Banana Pancakes & the Olympic Torch

Sun is streaming through my window, I’ve changed back into my pajamas and have a hot cup of tea and orange slices beside me (the pancakes are already in my tummy). No complaints on this side of the Atlantic. It’s a beautiful morning–one too good to sleep away even after only getting a few hours sleep. Earlier this morning I met Caro and Jennifer in Clifton Village to watch the Olympic torch pass over the Suspension Bridge and it was just–fun. Groups of school children were there waving their ‘Union Jacks’ while BBC Bristol filmed the excitement of this ‘historic’ moment. With the Queen’s Diamond Jubilee less than two weeks away, the Village shops had changed their window displays to picnic baskets complete with tea things, streams of more British flags hung in the doorways, and pictures of the Queen (on plates, books, postcards, shirts) were readily available.  As Caro would say, “I quite like British culture.”

The Olympic torch crosses the Clifton Suspension Bridge.

Yesterday was the ‘dissertation symposium’ where I, along with the other English MAs, presented my dissertation proposal to several of my professors to get an idea of the validity and strength of my topic (the consensus: I have a ‘rich’ topic, but no argument (yet)). And with that, the academic year was officially over. My routine of reading and ‘learning’ won’t really change all that much as this dissertation needs to get done somehow, but it was odd to finally arrive at the last official date on my calendar. The year is winding to a close and though I’m here for another month, I keep wondering how it suddenly passed so quickly. Some months didn’t pass by quickly at all. Strings of days were punctuated only with trips to the library and cups of coffee, but time is sneaky. I’m convinced that the more I’m enjoying myself, that faster it goes.  I visited Cambridge last Saturday (gorgeous city–photos to follow), and among the ancient, particularly by American standards, colleges and chapels the new clock Corpus Christi Clock seemed evocatively out of place. On our tour we learned the clock was installed in 2008 with the purpose of emphasizing the relativity of time. And I’m beginning to see the point. How can the same measurement of hours and minutes pass with aching slowness in the grey walls of my former cubicle, and here, melt away without even eyeing the clock? The universal question.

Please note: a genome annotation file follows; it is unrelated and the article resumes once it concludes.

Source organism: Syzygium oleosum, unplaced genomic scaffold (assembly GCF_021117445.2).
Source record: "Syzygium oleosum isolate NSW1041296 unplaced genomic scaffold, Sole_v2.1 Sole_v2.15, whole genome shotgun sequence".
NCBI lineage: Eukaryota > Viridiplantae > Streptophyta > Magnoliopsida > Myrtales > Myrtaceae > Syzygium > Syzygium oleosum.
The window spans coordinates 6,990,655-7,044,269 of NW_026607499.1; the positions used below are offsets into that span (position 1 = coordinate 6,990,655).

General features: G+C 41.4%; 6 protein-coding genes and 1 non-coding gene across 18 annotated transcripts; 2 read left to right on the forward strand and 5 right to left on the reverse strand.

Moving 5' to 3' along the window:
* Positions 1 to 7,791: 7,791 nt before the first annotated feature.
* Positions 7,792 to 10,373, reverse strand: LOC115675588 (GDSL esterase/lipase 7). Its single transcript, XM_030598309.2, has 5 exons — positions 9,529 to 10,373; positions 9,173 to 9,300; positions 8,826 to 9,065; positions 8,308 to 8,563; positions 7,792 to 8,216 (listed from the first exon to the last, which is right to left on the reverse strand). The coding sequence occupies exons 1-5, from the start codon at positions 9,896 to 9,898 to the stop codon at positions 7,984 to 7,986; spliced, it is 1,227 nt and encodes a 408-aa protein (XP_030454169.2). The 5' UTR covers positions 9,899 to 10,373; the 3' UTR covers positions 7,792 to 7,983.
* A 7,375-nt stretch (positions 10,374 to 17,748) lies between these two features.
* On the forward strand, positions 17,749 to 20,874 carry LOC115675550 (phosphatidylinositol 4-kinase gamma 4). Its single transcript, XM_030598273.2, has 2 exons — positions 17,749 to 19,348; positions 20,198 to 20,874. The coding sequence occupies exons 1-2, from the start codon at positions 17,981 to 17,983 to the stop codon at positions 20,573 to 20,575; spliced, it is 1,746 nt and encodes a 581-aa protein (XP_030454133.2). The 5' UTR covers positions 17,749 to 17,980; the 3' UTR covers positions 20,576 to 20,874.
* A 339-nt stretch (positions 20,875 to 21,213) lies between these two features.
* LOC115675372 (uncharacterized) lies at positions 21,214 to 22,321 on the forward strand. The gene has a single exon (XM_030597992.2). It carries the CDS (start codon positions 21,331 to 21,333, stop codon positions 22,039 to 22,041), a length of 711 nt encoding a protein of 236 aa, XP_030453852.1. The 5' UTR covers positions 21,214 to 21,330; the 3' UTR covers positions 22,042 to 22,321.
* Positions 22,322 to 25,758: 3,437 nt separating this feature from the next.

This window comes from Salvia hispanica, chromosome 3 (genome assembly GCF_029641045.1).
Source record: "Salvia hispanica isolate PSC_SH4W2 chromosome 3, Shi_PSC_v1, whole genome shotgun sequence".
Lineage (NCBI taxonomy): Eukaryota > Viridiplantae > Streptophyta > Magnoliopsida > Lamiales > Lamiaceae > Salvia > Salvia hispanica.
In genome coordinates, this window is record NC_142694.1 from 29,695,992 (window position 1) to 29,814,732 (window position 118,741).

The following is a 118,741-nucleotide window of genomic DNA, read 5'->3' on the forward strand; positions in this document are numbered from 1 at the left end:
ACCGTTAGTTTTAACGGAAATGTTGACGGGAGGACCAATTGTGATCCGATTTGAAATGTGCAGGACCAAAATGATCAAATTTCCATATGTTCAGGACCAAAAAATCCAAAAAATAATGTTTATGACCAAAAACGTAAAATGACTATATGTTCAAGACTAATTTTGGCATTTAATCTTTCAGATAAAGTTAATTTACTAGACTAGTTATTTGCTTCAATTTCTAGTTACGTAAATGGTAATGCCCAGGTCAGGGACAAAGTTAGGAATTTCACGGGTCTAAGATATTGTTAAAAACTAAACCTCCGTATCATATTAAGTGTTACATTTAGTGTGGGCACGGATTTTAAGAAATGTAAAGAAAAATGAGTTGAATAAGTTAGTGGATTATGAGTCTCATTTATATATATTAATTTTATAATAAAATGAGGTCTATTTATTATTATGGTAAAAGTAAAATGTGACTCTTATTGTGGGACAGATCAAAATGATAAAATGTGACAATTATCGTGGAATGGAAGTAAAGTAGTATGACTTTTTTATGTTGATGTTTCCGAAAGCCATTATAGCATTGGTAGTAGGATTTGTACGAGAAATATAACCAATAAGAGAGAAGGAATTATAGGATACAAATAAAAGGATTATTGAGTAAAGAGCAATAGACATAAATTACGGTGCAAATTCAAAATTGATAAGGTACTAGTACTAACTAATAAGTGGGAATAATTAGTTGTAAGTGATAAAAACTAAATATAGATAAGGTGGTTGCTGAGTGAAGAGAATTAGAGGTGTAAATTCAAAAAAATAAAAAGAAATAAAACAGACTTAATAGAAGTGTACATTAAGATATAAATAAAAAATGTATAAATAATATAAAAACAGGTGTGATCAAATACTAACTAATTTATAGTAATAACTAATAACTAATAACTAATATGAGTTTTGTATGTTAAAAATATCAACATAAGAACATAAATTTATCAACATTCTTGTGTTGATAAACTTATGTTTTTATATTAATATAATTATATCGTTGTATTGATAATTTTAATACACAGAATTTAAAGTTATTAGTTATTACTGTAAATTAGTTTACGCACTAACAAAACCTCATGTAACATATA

I, for one, need to use the hours of this next week to read four unfamiliar Hardy novels and develop my dissertation topic into an argument. But please, reader, don’t hold your breath in edge-of-your-seat suspense (as I know you all are). It will get done.




Exploring Gloucester

Three days ago, on a rainy Monday morning, I left Bristol by train to explore the south-west city of Gloucester. Stepping off the platform, I was greeted by my cousin and dear friend, Leah, and her darling goddaughter, Lily. Leah graduated from Redcliffe College in Gloucester four years ago, and inevitably, this city holds a special place in her heart and, fortunately for me, it meant being shown around  by someone who knew the city inside and out.

After a solid twelve-days of nonstop essay-writing, getting out of Bristol and my flat for a full day of wandering seemed just the thing, and the city exceeded my expectations. Gloucester was charming–picturesque and very English. Bristol isn’t really a big city (at least by American standards), but escaping to smaller, slower-paced cities is always a treat.

The Beatrix Potter Shop

We began the day exploring the small and pretty campus of Redcliffe College, and after hearing so much about this place so pivotal in Leah’s life,  I could understand firsthand why she loves it dearly. We then wandered to the little Beatrix Potter shop–made famous as being the setting and inspiration for the Beatrix Potter story “The Tailor of Gloucester”–which, I learned, was Potter’s favorite of her stories. It’s always a delicious feeling to literally stand in the footsteps of writers I’ve so long admired.